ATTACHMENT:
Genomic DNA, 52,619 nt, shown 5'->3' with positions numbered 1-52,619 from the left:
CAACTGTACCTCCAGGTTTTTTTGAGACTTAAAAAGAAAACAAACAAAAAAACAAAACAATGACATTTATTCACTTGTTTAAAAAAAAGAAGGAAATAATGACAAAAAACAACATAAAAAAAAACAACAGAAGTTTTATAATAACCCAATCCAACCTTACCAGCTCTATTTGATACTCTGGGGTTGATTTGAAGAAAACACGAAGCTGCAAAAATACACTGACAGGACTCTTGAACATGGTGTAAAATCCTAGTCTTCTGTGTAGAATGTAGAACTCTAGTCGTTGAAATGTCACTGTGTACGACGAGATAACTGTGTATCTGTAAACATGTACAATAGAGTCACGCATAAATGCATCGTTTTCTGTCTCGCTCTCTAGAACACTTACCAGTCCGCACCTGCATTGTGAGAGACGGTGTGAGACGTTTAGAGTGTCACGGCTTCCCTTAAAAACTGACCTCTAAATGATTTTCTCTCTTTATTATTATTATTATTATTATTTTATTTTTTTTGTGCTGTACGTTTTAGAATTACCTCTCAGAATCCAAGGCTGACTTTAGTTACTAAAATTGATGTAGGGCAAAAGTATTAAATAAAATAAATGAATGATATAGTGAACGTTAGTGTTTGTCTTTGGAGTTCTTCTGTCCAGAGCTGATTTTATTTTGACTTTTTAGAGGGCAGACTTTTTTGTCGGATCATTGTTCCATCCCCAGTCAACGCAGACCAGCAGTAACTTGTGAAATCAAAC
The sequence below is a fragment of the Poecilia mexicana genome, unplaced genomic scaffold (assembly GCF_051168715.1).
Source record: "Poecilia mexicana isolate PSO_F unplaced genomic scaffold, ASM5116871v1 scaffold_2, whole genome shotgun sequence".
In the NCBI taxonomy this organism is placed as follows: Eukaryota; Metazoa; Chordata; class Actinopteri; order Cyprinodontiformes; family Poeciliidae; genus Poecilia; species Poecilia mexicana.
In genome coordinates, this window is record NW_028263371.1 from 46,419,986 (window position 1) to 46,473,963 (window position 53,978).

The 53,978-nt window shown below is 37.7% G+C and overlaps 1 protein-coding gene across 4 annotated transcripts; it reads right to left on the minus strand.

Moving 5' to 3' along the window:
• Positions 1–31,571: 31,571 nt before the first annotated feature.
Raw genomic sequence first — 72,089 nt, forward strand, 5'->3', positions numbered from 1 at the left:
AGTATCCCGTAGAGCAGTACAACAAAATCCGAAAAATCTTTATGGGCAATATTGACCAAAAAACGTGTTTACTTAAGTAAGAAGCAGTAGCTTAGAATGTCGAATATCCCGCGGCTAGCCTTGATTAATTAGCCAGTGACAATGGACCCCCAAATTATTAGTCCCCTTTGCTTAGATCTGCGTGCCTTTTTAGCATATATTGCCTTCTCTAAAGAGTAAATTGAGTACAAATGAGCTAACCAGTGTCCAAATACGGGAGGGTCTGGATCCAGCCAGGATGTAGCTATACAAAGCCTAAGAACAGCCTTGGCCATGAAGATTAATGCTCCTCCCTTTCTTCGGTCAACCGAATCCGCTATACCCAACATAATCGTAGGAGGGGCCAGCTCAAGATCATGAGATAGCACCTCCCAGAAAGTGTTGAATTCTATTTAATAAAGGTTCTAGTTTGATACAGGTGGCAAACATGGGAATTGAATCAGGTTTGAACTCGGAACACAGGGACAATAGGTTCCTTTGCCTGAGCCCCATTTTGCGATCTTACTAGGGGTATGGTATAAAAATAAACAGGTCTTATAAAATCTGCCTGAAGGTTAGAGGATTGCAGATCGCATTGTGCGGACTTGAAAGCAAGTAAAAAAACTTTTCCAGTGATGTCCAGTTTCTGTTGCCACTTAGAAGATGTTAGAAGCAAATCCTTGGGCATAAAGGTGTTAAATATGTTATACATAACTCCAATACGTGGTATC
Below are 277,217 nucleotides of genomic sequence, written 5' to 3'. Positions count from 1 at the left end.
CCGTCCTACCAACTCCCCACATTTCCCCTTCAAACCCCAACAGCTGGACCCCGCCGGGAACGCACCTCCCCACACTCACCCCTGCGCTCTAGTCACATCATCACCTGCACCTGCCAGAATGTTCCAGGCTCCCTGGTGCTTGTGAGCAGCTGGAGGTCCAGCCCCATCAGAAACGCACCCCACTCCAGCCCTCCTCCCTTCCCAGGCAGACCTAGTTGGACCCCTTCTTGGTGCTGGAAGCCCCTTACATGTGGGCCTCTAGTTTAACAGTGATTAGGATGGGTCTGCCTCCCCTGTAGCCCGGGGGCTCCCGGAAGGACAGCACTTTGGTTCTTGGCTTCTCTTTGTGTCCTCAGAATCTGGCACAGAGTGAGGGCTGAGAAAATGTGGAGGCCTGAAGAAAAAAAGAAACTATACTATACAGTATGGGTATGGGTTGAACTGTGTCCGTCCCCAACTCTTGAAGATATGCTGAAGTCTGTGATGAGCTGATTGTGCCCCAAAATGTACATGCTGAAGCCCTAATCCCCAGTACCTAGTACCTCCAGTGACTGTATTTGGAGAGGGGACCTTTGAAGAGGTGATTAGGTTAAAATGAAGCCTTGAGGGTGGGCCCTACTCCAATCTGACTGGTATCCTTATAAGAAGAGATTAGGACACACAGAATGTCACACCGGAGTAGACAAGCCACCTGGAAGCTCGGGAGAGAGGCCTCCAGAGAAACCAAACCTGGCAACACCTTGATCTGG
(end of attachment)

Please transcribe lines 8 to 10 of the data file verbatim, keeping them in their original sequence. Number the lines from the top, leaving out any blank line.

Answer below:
Moving 5' to 3' along the window:
• Positions 1–31,571: 31,571 nt before the first annotated feature.
Raw genomic sequence first — 72,089 nt, forward strand, 5'->3', positions numbered from 1 at the left: